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Author Topic: Chapter 07: Jesus Among the Julio-Claudians ("Healing of Antony and Cleopatra)  (Read 1551 times)
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« on: August 11, 2017, 04:30:11 PM »

The following is an excerpt (#8 of 20) from:

"Jesus Among the Julio-Claudians"
copyright 2017 Charles N. Pope

Antony and Cleopatra Resurrected

Due to increasingly low Nile floods and other factors, the royal family had been phasing out operations in Egypt for many decades. The naval Battle of Actium that pitted Rome against Egypt was used to bring closure to one of the greatest dynasties and empires of all time, the Ptolemaic. Antony was far more experienced at war than the much younger Octavius. This was a contest Plutarch says Antony could easily have won. However, within the rigid pecking order of the royal family, it was also a battle that Antony was obliged to miserably lose. Egypt was not to be saved this time. It was Antony’s role to support and defer to his royal superiors. The Battle of Actium took place about the time of Julius Caesar's actual death, and his presence at the battle is witnessed through the Roman alias of Domitius Ahenobarbus, who presumed to counsel Cleopatra to head for the safety of Egypt. He then deserted Antony's side for that of Octavius and was inexplicably sent graciously on his way by Antony along with his entire entourage.

Upon arriving back in Egypt, Antony further withdrew with only the consolation of two close companions. At last, he forsook them as well and entered a type of mock tomb along the shore he had erected near the Pharos lighthouse. The historian Plutarch wrote that he did this in remembrance of the cynical Greek philosopher Timon, who was renowned as a “hater and enemy of mankind,” which of course was (until then) the exact opposite of Antony’s nature. Plutarch continues to recite a speech supposedly given by Timon as follows: “I have a little plot of ground, and in it grows a fig-tree, on which many citizens have been pleased to hang themselves, and now, having resolved to build in that place, I wish to announce it publicly, that any of you who may be desirous may go and hang yourselves before I cut it down.”

Plutarch spelled out Antony’s fate as best a royal biographer could. It was required of Antony to forsake the dissolute life he loved in order to become king of the Jews, a people known for asceticism and exclusivity, and widely stigmatized in the Greco-Roman world as haters of humanity. In his regional identity of Herod, Antony was obliged to both “go over (submit) to Caesar (Augustus)” with all the forces committed to him and to endure being despised by the Jews as one unworthy of kingship in Israel. Only his wife Mariamne, daughter of the High Priest Hyrcanus II, was allowed to claim a full-blooded Hasmonean pedigree.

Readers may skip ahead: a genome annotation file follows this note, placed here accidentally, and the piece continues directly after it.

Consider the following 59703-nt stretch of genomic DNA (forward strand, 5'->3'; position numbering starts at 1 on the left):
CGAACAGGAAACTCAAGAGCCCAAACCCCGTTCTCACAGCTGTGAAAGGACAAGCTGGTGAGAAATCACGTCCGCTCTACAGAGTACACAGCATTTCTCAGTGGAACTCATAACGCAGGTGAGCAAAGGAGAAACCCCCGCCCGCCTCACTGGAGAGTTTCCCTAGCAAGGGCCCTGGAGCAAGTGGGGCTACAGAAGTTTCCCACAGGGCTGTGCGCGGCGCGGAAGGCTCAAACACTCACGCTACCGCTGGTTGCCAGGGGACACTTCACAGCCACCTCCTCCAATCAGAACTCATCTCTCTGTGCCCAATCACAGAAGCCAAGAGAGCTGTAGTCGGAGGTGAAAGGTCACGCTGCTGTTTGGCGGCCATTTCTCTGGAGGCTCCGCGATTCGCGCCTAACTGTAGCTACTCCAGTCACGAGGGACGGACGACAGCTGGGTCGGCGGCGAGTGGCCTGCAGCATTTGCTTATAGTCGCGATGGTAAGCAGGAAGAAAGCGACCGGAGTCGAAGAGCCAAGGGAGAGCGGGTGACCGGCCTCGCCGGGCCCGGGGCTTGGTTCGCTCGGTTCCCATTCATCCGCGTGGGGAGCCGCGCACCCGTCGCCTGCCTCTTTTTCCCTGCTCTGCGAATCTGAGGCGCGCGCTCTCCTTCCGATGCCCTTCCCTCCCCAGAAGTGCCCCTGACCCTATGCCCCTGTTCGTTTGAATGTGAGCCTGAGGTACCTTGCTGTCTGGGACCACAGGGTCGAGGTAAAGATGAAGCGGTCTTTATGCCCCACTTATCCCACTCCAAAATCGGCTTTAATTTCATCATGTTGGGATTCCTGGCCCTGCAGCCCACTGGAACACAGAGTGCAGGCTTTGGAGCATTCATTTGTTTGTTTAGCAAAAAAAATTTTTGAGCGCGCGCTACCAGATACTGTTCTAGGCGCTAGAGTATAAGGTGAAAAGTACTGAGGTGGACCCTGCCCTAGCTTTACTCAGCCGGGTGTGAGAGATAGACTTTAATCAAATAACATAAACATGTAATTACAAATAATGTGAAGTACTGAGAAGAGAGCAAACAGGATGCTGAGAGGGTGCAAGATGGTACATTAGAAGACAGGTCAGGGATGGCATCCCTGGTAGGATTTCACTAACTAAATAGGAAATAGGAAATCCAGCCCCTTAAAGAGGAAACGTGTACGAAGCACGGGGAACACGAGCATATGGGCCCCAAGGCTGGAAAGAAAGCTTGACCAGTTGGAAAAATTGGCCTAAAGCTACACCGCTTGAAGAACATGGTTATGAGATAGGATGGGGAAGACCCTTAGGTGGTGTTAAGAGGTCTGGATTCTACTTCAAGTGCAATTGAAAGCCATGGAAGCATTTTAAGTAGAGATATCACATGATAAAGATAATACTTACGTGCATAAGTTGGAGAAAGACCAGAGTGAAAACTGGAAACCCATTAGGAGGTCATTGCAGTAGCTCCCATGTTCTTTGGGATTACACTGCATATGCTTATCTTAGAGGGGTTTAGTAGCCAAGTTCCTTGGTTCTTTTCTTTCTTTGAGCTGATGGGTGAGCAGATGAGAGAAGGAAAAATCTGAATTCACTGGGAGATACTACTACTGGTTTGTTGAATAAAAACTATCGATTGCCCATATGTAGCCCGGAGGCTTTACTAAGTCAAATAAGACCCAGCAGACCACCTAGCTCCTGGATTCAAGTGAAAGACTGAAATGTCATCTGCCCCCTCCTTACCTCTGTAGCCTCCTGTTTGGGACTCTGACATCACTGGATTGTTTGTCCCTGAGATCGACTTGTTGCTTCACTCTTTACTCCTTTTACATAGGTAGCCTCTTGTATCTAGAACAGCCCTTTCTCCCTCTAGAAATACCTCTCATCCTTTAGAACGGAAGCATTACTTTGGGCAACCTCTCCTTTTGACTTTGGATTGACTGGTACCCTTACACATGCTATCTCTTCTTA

Roxane, the wife of Alexander the Great and mother of his heir Alexander IV, was reportedly poisoned 13 years after Alexander. Her Greco-Persian alter ego Barsine was said to have been murdered 14 years after Alexander. However, as the Egyptian Queen Berenice, Roxane, lived a long, full life and even survived Ptolemy I Soter. Consistent with her role model, Cleopatra was reportedly poisoned (by snake bite) 14 years after the death of Caesar. However, under the Roman alias Scribonia, she moved freely even among the Romans, and lived to see her daughter Julia (a.k.a. Cleopatra Selene) torment Octavius to no end.

By the time of the Battle of Actium in 31 BC, Antony was already fully ensconced as king in Israel and Parthia. Yet, it would be nearly an entire year before Antony surrendered his identity in Egypt. There is very compelling evidence that suggests he was not quite ready or willing to end his “affair” with Cleopatra or with Egypt. Antony, as the new Ptolemy also had a clear precedent to follow. Alexander the Great and Ptolemy had famously shared the pleasures of a Greek courtesan by the name of Thais. This woman was particularly known for being an engaging conversationalist and mistress of entertainments. Thais was also celebrated for her role in the destruction of Persepolis. She was probably also a thinly disguised alter ego of one of the royal princesses. After the “death” of Alexander, Thais became the exclusive mistress of Ptolemy Soter and was even said to have bore him three children. This would, of course, have set a precedent for Julius Caesar (as neo-Alexander the Great) and Marc Antony (as neo-Ptolemy Soter) to follow. And we do, in fact, have a courtesan from their time that fits the billing.

Cleopatra had assumed the provocative role of Volumnia Cytheris, the freed-woman and playmate of the Roman aristocratic P. Volumnius Eutrapelus ("The Witty"), which emerges as a pseudonym of Julius Caesar, and tellingly an identity of Caesar that survived him in Rome. After Caesar exited Rome (stage-right) this same “party girl” became the continued obsession of Antony, and under the guise of another archetypal Don Juan, that of Cornelius Gallus. Not to be outdone by Caesar, the identity of Cornelius Gallus was one that also survived Antony “for a good time” in Egypt. Likewise, the career of Lycoris survived that of Cleopatra, and after she had resigned Egypt to its fate as Thais did Persia.

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The prequel "Heroes of the Hellenistic Age" is posted at the page below:
« Last Edit: October 01, 2017, 11:45:42 PM by Chuck-Star » Logged
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